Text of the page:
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Amazon Prime Air's new delivery drone could sneak up on you

It's part helicopter, part airplane, and all about being quiet.

Ben Fox Rubin Former senior reporter
Ben Fox Rubin was a senior reporter for CNET News in Manhattan, reporting on Amazon, e-commerce and mobile payments. He previously worked as a reporter for The Wall Street Journal and got his start at newspapers in New York, Connecticut and Massachusetts.
Ben Fox Rubin
2 min read
Amazon Prime Air Drone revealed at 2019 re:MARS conference

Amazon's trying out a new design for its Prime Air drones.

Jordan Stead/Amazon

Amazon on Wednesday unveiled its latest Prime Air drone -- a hybrid model that borrows from both helicopter and airplane designs.

Like a helicopter, the drone can do vertical takeoffs and landings, but it can also fly around aerodynamically like an airplane. It can easily switch between those modes too, Amazon says, and it's fully shrouded for safety.

Jeff Wilke, Amazon's global head of consumer business, introduced the new device at Amazon's first re:MARS conference, in Las Vegas, which the company bills as "a new global AI event on machine learning, automation, robotics, and space."

Wilke said the drone's propellers were optimized to reduce high-frequency sounds.

"Just because you want your package delivered quickly doesn't mean you want you or your neighbors to hear it coming," Wilke told a crowd during a keynote address.

The drone will keep a lookout for things that might get in the way as it descends, using a combination of stereo vision and AI algorithms "trained to detect people and animals from above," Amazon said in a blog post.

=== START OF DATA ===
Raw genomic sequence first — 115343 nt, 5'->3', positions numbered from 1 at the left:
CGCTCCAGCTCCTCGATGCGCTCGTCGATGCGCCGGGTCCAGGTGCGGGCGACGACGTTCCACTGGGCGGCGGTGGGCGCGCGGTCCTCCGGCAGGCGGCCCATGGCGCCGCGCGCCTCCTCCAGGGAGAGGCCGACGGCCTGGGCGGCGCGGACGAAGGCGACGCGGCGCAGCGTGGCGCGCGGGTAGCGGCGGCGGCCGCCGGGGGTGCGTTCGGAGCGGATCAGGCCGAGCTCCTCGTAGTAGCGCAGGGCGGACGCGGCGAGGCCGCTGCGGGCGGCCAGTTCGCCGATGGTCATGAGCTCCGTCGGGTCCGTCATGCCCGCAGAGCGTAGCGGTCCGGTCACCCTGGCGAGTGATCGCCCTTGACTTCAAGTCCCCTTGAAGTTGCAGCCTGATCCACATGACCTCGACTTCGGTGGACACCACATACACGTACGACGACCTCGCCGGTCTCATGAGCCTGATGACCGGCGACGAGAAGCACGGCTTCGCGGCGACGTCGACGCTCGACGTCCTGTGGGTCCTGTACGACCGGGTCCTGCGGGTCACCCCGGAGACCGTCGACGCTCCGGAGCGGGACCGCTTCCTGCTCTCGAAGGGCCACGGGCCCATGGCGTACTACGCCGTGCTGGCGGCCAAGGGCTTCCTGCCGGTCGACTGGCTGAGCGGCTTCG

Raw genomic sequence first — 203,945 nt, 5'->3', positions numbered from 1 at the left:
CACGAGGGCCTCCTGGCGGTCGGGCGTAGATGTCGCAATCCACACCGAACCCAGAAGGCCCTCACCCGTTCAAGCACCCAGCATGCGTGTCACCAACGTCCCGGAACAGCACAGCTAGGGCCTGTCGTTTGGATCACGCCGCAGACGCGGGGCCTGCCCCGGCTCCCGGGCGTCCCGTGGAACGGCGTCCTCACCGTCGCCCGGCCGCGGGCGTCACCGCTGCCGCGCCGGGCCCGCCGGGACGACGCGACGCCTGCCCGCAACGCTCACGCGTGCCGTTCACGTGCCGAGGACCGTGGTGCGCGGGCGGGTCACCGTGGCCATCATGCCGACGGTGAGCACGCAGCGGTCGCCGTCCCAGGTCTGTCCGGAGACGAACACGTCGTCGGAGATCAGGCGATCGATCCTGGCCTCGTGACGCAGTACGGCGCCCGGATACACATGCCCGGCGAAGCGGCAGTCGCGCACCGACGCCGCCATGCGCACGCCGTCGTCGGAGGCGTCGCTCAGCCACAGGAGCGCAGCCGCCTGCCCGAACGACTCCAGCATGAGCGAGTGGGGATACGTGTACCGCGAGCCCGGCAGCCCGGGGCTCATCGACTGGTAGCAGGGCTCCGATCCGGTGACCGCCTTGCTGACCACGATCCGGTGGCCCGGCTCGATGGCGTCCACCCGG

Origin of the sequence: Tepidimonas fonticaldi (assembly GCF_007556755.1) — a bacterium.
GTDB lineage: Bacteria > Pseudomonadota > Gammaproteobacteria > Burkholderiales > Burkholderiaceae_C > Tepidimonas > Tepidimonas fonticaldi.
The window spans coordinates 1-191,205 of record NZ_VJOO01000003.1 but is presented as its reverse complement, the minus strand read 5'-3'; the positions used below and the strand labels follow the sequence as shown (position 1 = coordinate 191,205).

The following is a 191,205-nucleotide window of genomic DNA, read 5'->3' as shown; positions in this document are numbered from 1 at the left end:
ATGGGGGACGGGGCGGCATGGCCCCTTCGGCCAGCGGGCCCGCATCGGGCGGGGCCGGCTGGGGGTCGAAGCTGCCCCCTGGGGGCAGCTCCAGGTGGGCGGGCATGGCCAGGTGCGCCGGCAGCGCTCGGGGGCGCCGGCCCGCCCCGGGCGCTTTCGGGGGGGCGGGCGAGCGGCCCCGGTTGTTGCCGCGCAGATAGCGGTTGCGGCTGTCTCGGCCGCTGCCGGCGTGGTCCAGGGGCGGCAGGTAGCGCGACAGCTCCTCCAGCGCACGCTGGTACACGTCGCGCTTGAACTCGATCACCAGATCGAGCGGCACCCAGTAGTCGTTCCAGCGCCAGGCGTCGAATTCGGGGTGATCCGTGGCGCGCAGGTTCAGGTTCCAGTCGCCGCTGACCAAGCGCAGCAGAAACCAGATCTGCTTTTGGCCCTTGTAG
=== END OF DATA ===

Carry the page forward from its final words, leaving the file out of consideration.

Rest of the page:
Watch this: Amazon's drones and robots want to take over your deliveries

The new drone was revealed amid Amazon's massive investment to transition its Prime two-day shipping program to just one day. Delivery drones aren't widely available for US customers because of the need for regulatory approvals. But Amazon is hoping to use these devices to get customers items that weigh five pounds or less in about 30 minutes, helping it deliver products to shoppers much faster.

Getting drones approved could bring about an even bigger change in consumer shopping, pushing more purchasing to online stores like Amazon and away from local shops and big-box brick-and-mortar stores.


A previous version of Amazon's delivery drone, which also offers a hybrid helicopter-airplane-like design.


Wilke said the new delivery drones will be shipping packages to customers in months, though he offered few details. When asked later by reporters where these drones could end up, Wilke said he didn't have any announcement Wednesday on that issue but said Amazon is working with regulatory agencies to launch a commercial drone-delivery service, which Amazon has previously said it's doing.

The company is already piloting delivery drones in the UK and has approval to test drone deliveries in the US.

Wilke was also asked if there would be many kinds of Amazon drones going forward. He replied: "This is my favorite one now and we're going to keep working on them," adding that there will probably be a fleet sometime in the future, with "different birds for different reasons."

Originally published June 5.
Updated June 5 and June 6: Added more information about Amazon's drones.

Watch this: What Amazon's one-day shipping means for you